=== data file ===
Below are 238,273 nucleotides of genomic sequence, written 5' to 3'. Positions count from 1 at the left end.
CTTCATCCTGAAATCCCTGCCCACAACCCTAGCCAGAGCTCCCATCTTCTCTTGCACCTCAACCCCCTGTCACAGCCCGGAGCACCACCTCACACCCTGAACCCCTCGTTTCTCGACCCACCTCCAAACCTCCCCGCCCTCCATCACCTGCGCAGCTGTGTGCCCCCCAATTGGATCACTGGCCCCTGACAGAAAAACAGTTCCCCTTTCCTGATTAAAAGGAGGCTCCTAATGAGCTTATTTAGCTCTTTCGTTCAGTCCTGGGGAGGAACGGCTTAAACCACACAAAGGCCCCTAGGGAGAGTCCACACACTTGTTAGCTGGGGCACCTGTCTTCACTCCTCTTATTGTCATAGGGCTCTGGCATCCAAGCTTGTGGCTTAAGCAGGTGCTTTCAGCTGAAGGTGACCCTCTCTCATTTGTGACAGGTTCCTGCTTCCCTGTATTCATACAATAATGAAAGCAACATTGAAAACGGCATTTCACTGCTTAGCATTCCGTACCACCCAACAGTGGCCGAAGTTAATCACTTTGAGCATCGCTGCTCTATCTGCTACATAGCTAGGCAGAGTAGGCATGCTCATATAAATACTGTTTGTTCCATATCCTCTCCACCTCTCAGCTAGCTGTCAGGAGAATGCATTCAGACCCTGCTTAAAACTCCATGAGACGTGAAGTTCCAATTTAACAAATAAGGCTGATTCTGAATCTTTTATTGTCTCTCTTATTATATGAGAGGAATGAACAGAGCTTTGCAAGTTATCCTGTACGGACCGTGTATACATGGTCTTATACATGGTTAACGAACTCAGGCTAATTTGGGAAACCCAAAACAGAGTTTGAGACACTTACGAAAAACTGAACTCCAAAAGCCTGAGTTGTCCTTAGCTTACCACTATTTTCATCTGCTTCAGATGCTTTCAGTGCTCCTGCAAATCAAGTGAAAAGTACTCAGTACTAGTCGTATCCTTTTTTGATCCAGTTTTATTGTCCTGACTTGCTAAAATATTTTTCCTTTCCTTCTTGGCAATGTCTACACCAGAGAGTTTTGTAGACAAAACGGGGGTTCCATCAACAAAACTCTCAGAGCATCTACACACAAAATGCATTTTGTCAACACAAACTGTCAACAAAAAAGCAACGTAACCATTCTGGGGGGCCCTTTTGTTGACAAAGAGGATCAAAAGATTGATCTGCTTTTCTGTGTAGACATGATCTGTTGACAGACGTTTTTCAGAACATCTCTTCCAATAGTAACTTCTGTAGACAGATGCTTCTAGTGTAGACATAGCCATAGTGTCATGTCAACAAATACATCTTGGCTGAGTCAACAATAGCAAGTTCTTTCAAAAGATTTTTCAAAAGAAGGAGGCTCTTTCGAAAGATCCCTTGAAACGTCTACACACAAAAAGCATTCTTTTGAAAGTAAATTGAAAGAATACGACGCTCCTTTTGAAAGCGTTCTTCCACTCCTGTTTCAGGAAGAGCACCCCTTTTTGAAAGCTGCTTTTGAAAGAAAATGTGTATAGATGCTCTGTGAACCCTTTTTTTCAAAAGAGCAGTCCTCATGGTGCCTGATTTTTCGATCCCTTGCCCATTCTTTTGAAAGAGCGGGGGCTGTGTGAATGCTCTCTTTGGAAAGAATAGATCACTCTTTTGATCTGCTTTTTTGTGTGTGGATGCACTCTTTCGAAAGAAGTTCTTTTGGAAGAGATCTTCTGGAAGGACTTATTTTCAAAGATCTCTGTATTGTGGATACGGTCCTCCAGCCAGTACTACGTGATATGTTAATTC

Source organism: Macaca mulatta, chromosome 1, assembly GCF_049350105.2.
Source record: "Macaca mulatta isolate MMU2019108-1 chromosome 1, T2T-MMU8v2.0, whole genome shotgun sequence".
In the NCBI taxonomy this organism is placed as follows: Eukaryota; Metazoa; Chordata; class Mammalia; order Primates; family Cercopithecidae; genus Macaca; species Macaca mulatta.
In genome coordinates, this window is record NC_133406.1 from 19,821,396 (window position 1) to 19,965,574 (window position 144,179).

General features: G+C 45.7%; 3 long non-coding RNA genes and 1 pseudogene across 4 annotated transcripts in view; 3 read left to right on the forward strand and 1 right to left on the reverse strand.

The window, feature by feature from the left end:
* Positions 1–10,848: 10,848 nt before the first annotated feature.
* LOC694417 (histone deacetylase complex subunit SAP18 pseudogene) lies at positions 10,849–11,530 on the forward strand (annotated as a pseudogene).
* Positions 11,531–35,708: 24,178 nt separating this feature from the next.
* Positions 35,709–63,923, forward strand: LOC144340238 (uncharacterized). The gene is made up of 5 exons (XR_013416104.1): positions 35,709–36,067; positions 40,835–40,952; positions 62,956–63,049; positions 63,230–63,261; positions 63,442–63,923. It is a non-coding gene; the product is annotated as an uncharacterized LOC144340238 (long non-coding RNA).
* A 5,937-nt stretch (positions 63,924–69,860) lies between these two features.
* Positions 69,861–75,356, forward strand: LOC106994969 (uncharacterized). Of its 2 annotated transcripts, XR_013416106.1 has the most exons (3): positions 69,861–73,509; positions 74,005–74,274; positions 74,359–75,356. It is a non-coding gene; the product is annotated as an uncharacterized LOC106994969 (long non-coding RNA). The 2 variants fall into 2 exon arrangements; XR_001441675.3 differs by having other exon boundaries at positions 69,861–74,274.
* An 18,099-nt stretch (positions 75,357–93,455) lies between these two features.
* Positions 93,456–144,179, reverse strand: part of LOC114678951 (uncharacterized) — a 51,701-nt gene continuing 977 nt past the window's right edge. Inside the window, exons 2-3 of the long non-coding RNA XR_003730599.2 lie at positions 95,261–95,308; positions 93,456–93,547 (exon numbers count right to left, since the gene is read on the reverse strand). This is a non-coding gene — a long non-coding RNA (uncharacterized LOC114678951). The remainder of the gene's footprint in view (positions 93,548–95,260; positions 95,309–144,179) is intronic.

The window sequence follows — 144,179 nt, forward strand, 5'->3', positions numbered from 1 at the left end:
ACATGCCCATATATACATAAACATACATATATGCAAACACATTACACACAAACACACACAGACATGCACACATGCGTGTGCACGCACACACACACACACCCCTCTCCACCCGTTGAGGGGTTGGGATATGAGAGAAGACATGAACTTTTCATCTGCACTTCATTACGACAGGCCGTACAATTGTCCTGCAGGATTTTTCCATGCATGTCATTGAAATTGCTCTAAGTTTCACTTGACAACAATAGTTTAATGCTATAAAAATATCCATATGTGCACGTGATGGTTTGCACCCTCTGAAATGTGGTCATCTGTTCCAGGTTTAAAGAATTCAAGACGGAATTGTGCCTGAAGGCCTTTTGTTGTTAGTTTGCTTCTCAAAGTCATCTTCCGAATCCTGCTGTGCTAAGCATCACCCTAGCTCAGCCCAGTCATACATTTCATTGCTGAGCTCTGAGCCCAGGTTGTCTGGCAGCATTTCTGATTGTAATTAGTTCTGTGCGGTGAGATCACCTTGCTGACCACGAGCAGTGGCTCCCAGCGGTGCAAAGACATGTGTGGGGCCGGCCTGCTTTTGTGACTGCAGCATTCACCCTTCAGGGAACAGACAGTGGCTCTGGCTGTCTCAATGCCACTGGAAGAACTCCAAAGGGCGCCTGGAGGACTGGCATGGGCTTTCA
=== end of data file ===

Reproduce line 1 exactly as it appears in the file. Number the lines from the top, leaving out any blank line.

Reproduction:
Below are 238,273 nucleotides of genomic sequence, written 5' to 3'. Positions count from 1 at the left end.